The Two Faces of January
|UK Release Date||16th May 2014|
|Starring||Dunst, Mortensen, Isaac|
|Reviewed||9th March 2014|
Oscar winning Iranian born writer Hossein Amini has a pretty varied CV. Winning the academy award for adapted screenplay back in 1997 for The Wings of a Dove, he has since scribed such varying movies as Killshot, Drive and 47 Ronin. For his latest adaptation he has stepped behind the camera to bring The Talented Mr. Ripley writer Patricia Highsmith’s novel to the screen.
The Two Faces of January picks up in 1960’s Athens. Tourist / businessman Chester MacFarland (Viggo Mortensen) and his clearly much younger wife Colette (Kirsten Dunst) are seemingly enjoying life wandering around markets and lunching in plaza cafes. A chance encounter with American abroad multi-linguist and low level swindler Rydal (Oscar Isaac) gives them a guide with local knowledge and a lecherous eye on Mrs. MacFarland and an envious eye on father figure Mr. MacFarland. Before long, Chester’s past has caught up with him and an unfortunate death and another chance encounter with Rydal leads to the unlikely trio being on the run on a beautiful Greek island whilst they wait for fake passports to arrive. Clearly, things are not going to go well as jealously and lack of sleep kick in….
Deliberately old fashioned in almost every way is probably the most concise way to describe this movie. Set up perfectly for Sunday afternoon viewing, although there is some violence, the overall tone of the piece is one that means you could happily sit down to watch it with your granny. None of which is meant as any kind of slight against the movie, far from it, it is incredibly good at embracing this old fashioned-ness. The entire thing put me in mind of an old Poirot movie or maybe something involving Miss Marple but much more cinematic.
The three players (and there really are only three characters of any note) are cast well as the suspicious businessman, at the end of her leash wife and listless, spoilt American. Mortensen’s Chester is a brooding, dark individual whose smile never quite makes sense and who constantly borders on bitter violence. Dunst’s Colette has motivations that are never fully revealed (though maybe the movie could do with spending a bit more time on this) but you quickly get the sense that cracks have been papered over one too many times and she might break at any second having ignored her husband’s dodgy dealing for far too long. And Isaac’s Rydal is the very picture of unknown. First seen confidently short-changing beautiful rich tourists, his tanned chiselled looks are a far cry from his mournful visage in Inside Llewyn Davies. Isaac plays his cards close to his chest and we are never sure whether or not to side with Rydal. Is he a born chancer, praying on innocent victims to fund his comfortable ennui? Or something darker?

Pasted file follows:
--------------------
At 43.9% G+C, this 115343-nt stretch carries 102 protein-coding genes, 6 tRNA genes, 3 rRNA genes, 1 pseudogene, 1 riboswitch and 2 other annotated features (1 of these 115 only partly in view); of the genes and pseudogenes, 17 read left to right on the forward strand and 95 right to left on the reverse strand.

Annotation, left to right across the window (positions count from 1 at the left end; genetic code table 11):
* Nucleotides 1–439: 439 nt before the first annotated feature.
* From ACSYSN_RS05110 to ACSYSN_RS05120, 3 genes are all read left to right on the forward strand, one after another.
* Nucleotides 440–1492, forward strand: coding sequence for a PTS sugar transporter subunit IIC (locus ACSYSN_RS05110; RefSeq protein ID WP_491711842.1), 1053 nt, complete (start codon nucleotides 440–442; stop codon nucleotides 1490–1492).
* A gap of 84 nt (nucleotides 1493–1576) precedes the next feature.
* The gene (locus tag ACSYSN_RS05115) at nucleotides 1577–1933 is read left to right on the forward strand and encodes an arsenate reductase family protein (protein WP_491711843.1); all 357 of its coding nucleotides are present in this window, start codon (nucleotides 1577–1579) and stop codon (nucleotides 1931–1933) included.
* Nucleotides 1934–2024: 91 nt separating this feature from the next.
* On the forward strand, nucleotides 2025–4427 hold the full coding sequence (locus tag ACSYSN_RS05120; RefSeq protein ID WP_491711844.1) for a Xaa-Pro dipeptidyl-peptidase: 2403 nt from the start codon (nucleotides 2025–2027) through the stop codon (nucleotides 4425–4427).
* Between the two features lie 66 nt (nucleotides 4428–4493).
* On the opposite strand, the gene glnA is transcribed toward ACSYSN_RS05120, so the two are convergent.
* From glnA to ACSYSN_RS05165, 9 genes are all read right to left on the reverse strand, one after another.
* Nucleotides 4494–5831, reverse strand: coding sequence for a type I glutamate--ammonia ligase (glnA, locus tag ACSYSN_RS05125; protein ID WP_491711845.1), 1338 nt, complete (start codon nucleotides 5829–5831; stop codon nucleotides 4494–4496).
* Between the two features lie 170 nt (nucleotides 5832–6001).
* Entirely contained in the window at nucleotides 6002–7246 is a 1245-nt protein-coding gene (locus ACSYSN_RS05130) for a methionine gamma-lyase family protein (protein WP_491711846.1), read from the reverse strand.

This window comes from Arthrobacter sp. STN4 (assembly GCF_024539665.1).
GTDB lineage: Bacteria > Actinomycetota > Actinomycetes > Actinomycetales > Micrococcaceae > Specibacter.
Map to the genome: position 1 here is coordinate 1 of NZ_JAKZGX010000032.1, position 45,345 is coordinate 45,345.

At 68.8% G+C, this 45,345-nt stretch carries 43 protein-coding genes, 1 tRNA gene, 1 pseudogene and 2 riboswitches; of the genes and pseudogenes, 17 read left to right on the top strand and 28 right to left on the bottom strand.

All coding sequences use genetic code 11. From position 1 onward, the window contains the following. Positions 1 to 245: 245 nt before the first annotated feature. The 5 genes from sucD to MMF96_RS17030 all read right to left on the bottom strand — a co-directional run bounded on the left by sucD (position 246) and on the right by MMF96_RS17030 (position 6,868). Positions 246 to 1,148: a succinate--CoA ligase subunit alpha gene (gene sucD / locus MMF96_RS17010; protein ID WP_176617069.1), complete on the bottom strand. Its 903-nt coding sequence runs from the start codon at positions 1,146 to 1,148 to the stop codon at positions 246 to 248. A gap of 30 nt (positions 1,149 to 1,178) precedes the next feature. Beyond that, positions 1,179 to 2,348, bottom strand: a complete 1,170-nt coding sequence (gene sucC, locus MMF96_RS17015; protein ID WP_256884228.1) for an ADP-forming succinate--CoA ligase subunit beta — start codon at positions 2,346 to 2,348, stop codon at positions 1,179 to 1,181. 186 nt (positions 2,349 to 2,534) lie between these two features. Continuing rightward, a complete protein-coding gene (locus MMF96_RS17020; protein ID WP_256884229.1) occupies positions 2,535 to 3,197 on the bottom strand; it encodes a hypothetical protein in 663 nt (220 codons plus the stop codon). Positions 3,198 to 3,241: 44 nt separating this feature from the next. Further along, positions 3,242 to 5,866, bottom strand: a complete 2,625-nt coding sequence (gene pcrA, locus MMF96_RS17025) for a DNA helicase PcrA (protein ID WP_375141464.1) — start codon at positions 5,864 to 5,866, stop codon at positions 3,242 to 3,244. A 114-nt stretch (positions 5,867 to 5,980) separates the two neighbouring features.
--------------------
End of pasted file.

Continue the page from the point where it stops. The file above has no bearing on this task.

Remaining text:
Amini weaves the tale confidently as initially underwhelming events start to rack up into an unmanageable situation. Chester is forced into ever increasingly desperate decisions as he tries to run from his swindling past, forever clutching his cash-filled suitcase like a child’s security blanket. His initial calm, controlled demeanour is quickly eroded by events and his jealousy and insecurity towards his young wife soon tear the situation apart. Athens and the greek islands are framed beautifully but in somewhat muted tones, this is definitely no Mamma Mia!. As the tensions grow within the three, it’s soon clear that nobody is going to come out of this well.
The Two Faces of January is the definition of an efficient thriller. Perfectly acted by the three leads, with a solid, intriguing plot and beautiful locations, its spot on 96 minute running time whizzes past most pleasurably leaving you with a wonderful longing for a good old fashioned thriller. On this basis, I have to hope that Amini spends more time behind the camera as well as the keyboard (though typewriter somehow feels more appropriate).
Check out the trailer here.